The Greener View: Green Thumb Award-Winners Part 2
Last week, we talked about the new plant varieties that have won the 2018 Green Thumb Awards presented by the Direct Gardening Association (formerly called the Mailorder Gardening Association). This week we look at the tools category. The winning products are judged on their uniqueness, technological innovation, ability to solve a gardening problem or provide a gardening opportunity, and potential appeal to gardeners.
If you have had a flowerbed or vegetable garden for very long, you know weeds are going to pop up. The most organic way to remove them is to pull them or hoe them. Sometimes the ground is wet or it is just a pain in the back to bend over and pull them. For a long time, one of the best hoes was the CobraHead. It has a long handle with a thin blade at the tip. It pulls most weeds out better than a wide-bladed hoe because it moves less soil. The more soil that is flipped up with a hoe, the more weed seeds are brought to the surface that can sprout.
If you are already on the ground planting or pulling weeds, having a short-handled weeder and cultivator is very handy. There is a CobraHead weeder for that, but sometimes there is a need to get into tighter spaces, such as between the roots and branches of an existing shrub. We need a smaller device that is more like a strong fingernail to cut the weed off at the soil level without hurting our real fingernails.
One of the 2018 tool awards goes to the CobraHead Mini Weeder & Cultivator. It is described as a steel fingernail, and it comes on a convenient pocket-sized handle. It doesn't just kill weeds; it can act as a trowel to plant small pots, and it can make thin trenches to plant seeds in the vegetable garden. CobraHead tools are sold at many garden centers, so you should be able to find it locally.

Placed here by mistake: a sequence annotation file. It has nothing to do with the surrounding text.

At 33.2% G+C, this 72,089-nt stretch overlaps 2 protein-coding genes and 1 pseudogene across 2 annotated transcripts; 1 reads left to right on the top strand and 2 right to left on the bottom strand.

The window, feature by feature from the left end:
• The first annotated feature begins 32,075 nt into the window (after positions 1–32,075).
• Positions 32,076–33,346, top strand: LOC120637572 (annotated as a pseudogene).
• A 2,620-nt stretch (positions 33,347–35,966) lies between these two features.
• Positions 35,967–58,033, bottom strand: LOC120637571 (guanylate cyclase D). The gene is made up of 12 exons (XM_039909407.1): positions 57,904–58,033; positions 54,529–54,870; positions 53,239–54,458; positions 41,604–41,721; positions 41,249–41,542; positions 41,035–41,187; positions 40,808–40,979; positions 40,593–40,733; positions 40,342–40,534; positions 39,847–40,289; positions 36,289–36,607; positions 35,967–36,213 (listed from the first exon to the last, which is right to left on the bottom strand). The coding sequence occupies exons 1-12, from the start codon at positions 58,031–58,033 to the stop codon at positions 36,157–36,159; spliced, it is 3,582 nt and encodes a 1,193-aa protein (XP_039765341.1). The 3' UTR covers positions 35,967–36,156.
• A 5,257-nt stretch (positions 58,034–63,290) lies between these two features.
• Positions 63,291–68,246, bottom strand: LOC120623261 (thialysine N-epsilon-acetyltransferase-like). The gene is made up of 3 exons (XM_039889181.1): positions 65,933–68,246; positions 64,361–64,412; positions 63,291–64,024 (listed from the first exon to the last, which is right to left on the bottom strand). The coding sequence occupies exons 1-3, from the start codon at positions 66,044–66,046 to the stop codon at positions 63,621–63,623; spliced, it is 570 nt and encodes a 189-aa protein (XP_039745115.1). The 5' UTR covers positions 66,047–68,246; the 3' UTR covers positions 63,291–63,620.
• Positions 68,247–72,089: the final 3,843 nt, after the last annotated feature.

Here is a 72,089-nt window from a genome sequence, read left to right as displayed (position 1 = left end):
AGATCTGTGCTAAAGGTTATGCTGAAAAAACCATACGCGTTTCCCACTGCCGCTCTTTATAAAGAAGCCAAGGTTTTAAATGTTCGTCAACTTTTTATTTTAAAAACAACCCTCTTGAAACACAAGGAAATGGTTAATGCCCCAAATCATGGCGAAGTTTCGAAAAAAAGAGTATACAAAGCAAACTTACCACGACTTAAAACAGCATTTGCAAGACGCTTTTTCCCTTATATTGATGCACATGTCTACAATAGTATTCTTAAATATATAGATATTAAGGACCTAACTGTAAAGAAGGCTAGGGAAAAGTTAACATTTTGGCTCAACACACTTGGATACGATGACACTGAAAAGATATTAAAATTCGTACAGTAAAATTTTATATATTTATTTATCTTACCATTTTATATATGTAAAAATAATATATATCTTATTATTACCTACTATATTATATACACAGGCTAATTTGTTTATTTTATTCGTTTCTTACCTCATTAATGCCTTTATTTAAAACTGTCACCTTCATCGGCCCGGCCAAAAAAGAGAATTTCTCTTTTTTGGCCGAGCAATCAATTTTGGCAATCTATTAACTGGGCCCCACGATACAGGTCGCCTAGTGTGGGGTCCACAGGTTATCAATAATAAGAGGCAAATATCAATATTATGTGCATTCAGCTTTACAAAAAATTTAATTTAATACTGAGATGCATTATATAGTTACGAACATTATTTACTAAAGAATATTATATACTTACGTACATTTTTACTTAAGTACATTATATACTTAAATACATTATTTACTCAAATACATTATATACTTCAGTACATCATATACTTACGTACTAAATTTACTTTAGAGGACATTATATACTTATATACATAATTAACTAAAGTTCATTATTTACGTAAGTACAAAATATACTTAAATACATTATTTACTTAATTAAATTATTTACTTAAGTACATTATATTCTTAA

The Kaleidoscope Tomato Tower fills a need I didn't know my garden had, but now I know and I need one. I have always thought that wire-basket tomato towers were ugly, especially when the garden is first planted. The tomato plants are only a foot high, and the garden view is filled with 4- or 5-foot-tall towers of scrap metal. The tomato towers are never straight and in line. They look all haphazard. Then the tomatoes grow too tall for the cages and flop over the top; they still look haphazard, but they are full of ripe tomatoes, so that makes up for it.
That is about to change. The Kaleidoscope Tomato Tower is over 7 feet tall. Most tomatoes will stay in the tower, but the tower itself is the real masterpiece. It doesn't even need a tomato plant to look nice. It is a work of art. It has colorful glass circles and steel rings to make it a focal point all year long. After the vegetable season is over, the tower can stay in place to make the empty garden look nice, or it can be moved to a new focal-point position.
Unlike most thin wires of normal tomato cages that can rust, the tower is made from powder-coated steel that is 5/16 inch in diameter. It comes with 14-inch-tall stakes for solid anchoring. The only reason I won't be ordering a few dozen of them to install with all my tomatoes is the $164.00 price tag. Besides, if the garden were filled with them, they wouldn't be so unique.
If your mailbox hasn't filled up with garden catalogs this winter, you can find companies that specialize in the plants you want at http://www.directgardeningassociation.com/list-of-current-members.
Email questions to Jeff Rugg at firstname.lastname@example.org. To find out more about Jeff Rugg and read features by other Creators Syndicate writers and cartoonists, visit the Creators Syndicate website at www.creators.com.